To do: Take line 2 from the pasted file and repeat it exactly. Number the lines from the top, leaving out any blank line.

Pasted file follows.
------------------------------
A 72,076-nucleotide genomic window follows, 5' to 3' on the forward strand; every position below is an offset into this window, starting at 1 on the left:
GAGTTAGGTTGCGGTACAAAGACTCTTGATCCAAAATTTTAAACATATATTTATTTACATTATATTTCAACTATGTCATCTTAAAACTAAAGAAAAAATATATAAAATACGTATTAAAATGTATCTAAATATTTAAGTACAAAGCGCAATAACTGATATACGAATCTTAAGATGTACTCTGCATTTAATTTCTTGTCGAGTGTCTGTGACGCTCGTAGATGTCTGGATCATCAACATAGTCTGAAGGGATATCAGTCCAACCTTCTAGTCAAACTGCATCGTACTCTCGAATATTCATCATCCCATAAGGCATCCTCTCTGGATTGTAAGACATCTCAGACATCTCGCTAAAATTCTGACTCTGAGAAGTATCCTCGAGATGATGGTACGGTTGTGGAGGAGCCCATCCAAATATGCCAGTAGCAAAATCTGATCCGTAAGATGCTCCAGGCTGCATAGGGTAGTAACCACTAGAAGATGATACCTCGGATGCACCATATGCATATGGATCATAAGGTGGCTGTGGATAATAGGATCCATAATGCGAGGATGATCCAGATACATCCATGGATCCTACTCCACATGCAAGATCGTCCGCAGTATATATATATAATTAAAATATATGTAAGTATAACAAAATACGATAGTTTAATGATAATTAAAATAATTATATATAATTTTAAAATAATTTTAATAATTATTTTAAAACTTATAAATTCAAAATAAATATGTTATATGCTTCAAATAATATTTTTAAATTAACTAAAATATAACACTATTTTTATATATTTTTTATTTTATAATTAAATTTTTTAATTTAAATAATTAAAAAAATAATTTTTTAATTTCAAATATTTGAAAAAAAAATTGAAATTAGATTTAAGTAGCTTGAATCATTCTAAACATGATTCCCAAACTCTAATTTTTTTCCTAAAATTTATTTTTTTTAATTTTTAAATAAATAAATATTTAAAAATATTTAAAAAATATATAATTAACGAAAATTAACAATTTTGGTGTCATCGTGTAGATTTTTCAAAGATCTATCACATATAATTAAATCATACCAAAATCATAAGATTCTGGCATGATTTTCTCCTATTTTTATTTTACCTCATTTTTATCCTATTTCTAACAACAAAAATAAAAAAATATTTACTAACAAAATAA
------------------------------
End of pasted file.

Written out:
GAGTTAGGTTGCGGTACAAAGACTCTTGATCCAAAATTTTAAACATATATTTATTTACATTATATTTCAACTATGTCATCTTAAAACTAAAGAAAAAATATATAAAATACGTATTAAAATGTATCTAAATATTTAAGTACAAAGCGCAATAACTGATATACGAATCTTAAGATGTACTCTGCATTTAATTTCTTGTCGAGTGTCTGTGACGCTCGTAGATGTCTGGATCATCAACATAGTCTGAAGGGATATCAGTCCAACCTTCTAGTCAAACTGCATCGTACTCTCGAATATTCATCATCCCATAAGGCATCCTCTCTGGATTGTAAGACATCTCAGACATCTCGCTAAAATTCTGACTCTGAGAAGTATCCTCGAGATGATGGTACGGTTGTGGAGGAGCCCATCCAAATATGCCAGTAGCAAAATCTGATCCGTAAGATGCTCCAGGCTGCATAGGGTAGTAACCACTAGAAGATGATACCTCGGATGCACCATATGCATATGGATCATAAGGTGGCTGTGGATAATAGGATCCATAATGCGAGGATGATCCAGATACATCCATGGATCCTACTCCACATGCAAGATCGTCCGCAGTATATATATATAATTAAAATATATGTAAGTATAACAAAATACGATAGTTTAATGATAATTAAAATAATTATATATAATTTTAAAATAATTTTAATAATTATTTTAAAACTTATAAATTCAAAATAAATATGTTATATGCTTCAAATAATATTTTTAAATTAACTAAAATATAACACTATTTTTATATATTTTTTATTTTATAATTAAATTTTTTAATTTAAATAATTAAAAAAATAATTTTTTAATTTCAAATATTTGAAAAAAAAATTGAAATTAGATTTAAGTAGCTTGAATCATTCTAAACATGATTCCCAAACTCTAATTTTTTTCCTAAAATTTATTTTTTTTAATTTTTAAATAAATAAATATTTAAAAATATTTAAAAAATATATAATTAACGAAAATTAACAATTTTGGTGTCATCGTGTAGATTTTTCAAAGATCTATCACATATAATTAAATCATACCAAAATCATAAGATTCTGGCATGATTTTCTCCTATTTTTATTTTACCTCATTTTTATCCTATTTCTAACAACAAAAATAAAAAAATATTTACTAACAAAATAA